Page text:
Ben Ali, an immigrant from Trinidad, met his wife when she was a teller at nearby Industrial Bank. When Ali opened the restaurant, Virginia joined him in the venture. They were married that October.

Now 75, Virginia Ali finishes her husband's sentences and fills in the holes in stories she has heard him tell so many times. Until recently, she served as a waitress and a greeter. Lately, she spends most of her time at home caring for Ben, who is 81. The two act like love-struck teens as Ben Ali pinches, teases and whispers in his wife's ear and she giggles and lightly swats his arm.

Ben Ali came up with the idea for the restaurant when he saw how Americans loved to smother their french fries with ketchup. With his Caribbean taste buds, he thought that American foods were bland and that there was a market for spicy American dishes.

He tears up when he talks about his restaurant and his three sons, who all share the middle name Ben. "My whole life has been one happy life," Ali said, removing his glasses and wiping tears from his eyes.

For a restaurant to become such a landmark in the District is rare, and at times, it seemed that Ben's wouldn't survive. In 1968, many businesses were torched during the riots after the assassination of the Rev. Martin Luther King Jr. But Ben's remained opened and untouched, thanks largely to Stokely Carmichael, head of the Student Nonviolent Coordinating Committee, which used the restaurant as a meeting place.

As the years passed, the area became riddled with crime and drugs. Faithful customers told Ali that they couldn't go to the restaurant anymore because their cars kept getting broken into. The construction of Metro's Green Line from 1986 to 1991 made it difficult for customers to venture into the area, which caused a lot of businesses to close. Then things began to turn around.

"We had the community support, and we survived. We didn't want to go to any other part of the city," Virginia Ali said.

Ben's is like a popular barbershop or beauty salon where regulars gather to gossip, laugh and joke. "It's very much like that, where a janitor sits next to a judge, who is sitting next to a junkie. Just random people having random conversations," Nizam Ali said.

James Jackson of Seat Pleasant has been going to the restaurant for 15 years. "You never know who you're going to run into," he said.

The morning crowd is dressed in business suits and uniforms, men and women sipping coffee and eating cheese grits or toast before heading to work. At lunch, it's mostly workers or tourists jamming the booths and tables. The dinner crowd is made up of folks who want a quick burger.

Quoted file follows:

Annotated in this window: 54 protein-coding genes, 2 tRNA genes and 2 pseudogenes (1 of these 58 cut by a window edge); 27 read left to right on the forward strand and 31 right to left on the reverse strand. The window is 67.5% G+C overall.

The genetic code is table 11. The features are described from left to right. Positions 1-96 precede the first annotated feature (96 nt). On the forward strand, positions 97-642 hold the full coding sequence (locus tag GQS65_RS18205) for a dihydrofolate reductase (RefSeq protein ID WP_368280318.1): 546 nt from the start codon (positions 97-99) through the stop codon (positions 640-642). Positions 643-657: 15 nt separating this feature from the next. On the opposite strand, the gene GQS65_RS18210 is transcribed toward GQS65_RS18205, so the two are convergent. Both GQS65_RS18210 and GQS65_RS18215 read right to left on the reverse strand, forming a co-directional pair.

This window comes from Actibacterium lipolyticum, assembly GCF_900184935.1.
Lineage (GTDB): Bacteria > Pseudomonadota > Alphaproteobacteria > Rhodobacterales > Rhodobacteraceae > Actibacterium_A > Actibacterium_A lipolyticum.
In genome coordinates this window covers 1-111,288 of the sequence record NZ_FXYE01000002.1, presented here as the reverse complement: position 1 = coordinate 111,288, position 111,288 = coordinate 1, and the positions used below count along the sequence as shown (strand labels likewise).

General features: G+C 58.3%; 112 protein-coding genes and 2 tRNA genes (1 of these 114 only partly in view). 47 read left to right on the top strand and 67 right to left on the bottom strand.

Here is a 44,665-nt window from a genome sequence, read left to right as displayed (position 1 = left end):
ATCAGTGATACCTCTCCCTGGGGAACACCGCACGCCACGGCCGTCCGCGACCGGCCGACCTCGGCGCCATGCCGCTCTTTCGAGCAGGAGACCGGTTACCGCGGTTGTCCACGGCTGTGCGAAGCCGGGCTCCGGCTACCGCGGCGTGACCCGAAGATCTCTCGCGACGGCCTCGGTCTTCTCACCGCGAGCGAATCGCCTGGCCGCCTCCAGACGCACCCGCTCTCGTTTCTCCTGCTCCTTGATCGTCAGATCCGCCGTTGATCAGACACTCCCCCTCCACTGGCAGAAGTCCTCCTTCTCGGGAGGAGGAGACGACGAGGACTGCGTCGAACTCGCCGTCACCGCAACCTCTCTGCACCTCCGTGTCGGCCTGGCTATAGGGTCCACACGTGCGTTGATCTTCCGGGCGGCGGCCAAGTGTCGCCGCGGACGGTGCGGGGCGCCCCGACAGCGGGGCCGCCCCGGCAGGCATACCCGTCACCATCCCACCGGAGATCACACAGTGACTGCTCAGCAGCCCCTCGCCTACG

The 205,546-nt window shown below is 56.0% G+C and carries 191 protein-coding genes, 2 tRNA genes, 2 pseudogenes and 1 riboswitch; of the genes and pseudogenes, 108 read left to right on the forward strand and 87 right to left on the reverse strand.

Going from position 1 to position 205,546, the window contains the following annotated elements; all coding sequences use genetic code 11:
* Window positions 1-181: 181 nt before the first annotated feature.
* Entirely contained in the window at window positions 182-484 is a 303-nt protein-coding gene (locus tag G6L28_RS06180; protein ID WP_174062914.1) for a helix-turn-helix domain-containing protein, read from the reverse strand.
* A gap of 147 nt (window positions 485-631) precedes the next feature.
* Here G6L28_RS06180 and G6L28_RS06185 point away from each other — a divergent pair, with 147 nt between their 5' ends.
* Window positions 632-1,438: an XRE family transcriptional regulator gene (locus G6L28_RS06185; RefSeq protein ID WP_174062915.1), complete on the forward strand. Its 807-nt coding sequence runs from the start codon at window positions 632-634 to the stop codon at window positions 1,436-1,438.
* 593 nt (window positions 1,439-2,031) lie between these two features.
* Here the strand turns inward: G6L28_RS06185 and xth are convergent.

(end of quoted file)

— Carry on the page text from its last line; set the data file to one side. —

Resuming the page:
Weekends at 2 or 3 a.m., partygoers from nearby bars and nightclubs congregate for a quick meal or a handmade milkshake as Prince, Aretha Franklin or the Isley Brothers blare from the jukebox. Through it all, the restaurant's employees -- now totaling 25 -- joke, dance and pose for pictures with customers while taking orders and dishing out the food. They're led by Bernadette "Peaches" Halton, 48, a 30-year employee, who is said to be the only one outside the family to know the recipe for Ben's chili.

For about 40 years, most of Ben's clients were African Americans, who patronized the U Street corridor for decades. In the late 1950s, U Street was known as the "Black Broadway," thanks to frequent performances by such stars as Pearl Bailey, Cab Calloway and Duke Ellington.

As the demographics shifted, so did Ben's clientele. Within the past 10 years or so, it has become increasingly diverse and now includes more whites, Hispanics, Ethiopians and Asians. The customers include people from other countries who are visiting the District and want to get a taste of Ben's. Virginia Ali said Ben's is more of a "melting pot" now.

The changing demographics, along with higher property taxes, caused several black businesses on U Street to relocate or go out of business. Ben's has not only remained; it has thrived.

As Kamal Ali put it: "We had to adjust and stay true to form, and everyone has really embraced us."